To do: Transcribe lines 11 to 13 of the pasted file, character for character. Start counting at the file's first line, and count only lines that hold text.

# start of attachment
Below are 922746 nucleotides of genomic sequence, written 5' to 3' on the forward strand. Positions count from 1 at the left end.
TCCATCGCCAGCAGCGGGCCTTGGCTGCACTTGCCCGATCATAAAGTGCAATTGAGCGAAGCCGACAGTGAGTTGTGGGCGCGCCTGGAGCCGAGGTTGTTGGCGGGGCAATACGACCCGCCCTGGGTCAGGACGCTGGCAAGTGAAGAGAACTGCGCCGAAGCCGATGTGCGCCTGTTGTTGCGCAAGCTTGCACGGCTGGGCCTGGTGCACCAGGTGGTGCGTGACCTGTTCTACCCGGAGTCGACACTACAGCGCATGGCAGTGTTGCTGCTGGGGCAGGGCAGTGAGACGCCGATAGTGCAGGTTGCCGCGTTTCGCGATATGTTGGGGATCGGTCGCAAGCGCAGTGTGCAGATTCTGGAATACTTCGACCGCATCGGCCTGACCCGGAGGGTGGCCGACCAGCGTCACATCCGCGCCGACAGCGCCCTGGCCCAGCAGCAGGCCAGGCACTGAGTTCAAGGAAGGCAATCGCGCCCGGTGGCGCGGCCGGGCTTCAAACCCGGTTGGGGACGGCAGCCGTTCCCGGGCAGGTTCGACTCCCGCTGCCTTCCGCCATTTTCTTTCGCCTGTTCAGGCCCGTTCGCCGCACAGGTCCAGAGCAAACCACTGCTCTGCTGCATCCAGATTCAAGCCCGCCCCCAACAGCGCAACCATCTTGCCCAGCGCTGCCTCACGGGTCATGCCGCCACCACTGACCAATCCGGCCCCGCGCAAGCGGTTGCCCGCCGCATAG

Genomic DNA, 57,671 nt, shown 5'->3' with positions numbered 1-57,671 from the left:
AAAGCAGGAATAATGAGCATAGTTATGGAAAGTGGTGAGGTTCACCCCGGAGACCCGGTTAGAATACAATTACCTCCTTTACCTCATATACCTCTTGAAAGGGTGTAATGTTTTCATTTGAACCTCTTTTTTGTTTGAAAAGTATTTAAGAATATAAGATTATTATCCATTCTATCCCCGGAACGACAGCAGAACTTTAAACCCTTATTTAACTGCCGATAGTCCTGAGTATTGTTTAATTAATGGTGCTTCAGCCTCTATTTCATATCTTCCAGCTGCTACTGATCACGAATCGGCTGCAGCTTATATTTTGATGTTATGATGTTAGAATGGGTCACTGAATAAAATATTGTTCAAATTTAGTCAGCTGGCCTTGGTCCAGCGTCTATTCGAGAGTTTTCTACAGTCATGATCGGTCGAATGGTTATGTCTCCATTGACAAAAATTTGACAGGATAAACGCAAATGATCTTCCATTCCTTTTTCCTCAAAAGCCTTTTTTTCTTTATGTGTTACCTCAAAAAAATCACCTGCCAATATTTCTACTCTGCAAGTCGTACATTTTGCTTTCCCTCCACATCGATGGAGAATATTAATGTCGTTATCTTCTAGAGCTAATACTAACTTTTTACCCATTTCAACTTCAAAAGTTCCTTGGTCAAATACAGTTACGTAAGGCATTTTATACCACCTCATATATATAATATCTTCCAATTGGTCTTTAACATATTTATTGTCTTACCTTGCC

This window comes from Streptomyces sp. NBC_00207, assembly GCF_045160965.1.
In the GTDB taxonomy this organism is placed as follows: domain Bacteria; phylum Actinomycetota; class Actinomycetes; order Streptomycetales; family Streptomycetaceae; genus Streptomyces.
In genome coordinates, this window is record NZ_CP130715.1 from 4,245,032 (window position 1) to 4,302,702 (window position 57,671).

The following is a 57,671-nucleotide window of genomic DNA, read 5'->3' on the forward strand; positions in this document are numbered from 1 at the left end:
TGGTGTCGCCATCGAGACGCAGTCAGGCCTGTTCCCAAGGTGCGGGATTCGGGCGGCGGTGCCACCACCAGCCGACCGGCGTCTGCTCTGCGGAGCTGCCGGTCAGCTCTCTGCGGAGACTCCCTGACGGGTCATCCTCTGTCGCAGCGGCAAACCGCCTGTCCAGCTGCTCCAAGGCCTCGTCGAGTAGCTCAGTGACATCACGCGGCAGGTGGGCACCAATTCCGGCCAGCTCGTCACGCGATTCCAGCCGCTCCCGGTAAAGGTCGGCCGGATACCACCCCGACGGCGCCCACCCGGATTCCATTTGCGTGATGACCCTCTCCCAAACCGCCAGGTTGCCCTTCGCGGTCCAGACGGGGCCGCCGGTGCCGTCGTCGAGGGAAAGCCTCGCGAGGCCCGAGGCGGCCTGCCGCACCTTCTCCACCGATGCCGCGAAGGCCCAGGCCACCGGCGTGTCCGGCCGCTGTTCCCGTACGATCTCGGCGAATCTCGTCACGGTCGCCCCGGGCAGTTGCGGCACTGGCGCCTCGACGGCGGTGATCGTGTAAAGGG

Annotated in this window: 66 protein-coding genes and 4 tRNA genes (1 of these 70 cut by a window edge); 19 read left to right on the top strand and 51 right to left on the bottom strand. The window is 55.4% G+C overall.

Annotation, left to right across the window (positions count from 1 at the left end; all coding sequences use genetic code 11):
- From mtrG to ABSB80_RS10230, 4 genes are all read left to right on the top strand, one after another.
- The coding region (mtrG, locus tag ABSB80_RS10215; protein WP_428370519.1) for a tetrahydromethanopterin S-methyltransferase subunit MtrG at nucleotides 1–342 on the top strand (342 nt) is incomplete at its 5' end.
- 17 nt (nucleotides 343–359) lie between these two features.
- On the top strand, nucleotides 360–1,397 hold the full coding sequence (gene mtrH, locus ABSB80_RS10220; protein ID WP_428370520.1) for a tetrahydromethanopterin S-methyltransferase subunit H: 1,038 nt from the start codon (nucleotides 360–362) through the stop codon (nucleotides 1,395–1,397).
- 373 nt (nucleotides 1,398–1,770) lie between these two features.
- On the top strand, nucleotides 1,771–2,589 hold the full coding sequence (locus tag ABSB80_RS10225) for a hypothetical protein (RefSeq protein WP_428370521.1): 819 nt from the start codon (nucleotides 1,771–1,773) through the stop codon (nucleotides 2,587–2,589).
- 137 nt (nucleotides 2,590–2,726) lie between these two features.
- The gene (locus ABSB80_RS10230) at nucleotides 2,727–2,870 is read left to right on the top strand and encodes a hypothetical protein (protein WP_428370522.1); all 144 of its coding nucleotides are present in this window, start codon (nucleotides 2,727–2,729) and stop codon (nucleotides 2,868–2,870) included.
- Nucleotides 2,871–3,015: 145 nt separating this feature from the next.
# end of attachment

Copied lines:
Annotation, left to right across the window (positions count from 1 at the left end; all coding sequences use genetic code 11):
- From mtrG to ABSB80_RS10230, 4 genes are all read left to right on the top strand, one after another.
- The coding region (mtrG, locus tag ABSB80_RS10215; protein WP_428370519.1) for a tetrahydromethanopterin S-methyltransferase subunit MtrG at nucleotides 1–342 on the top strand (342 nt) is incomplete at its 5' end.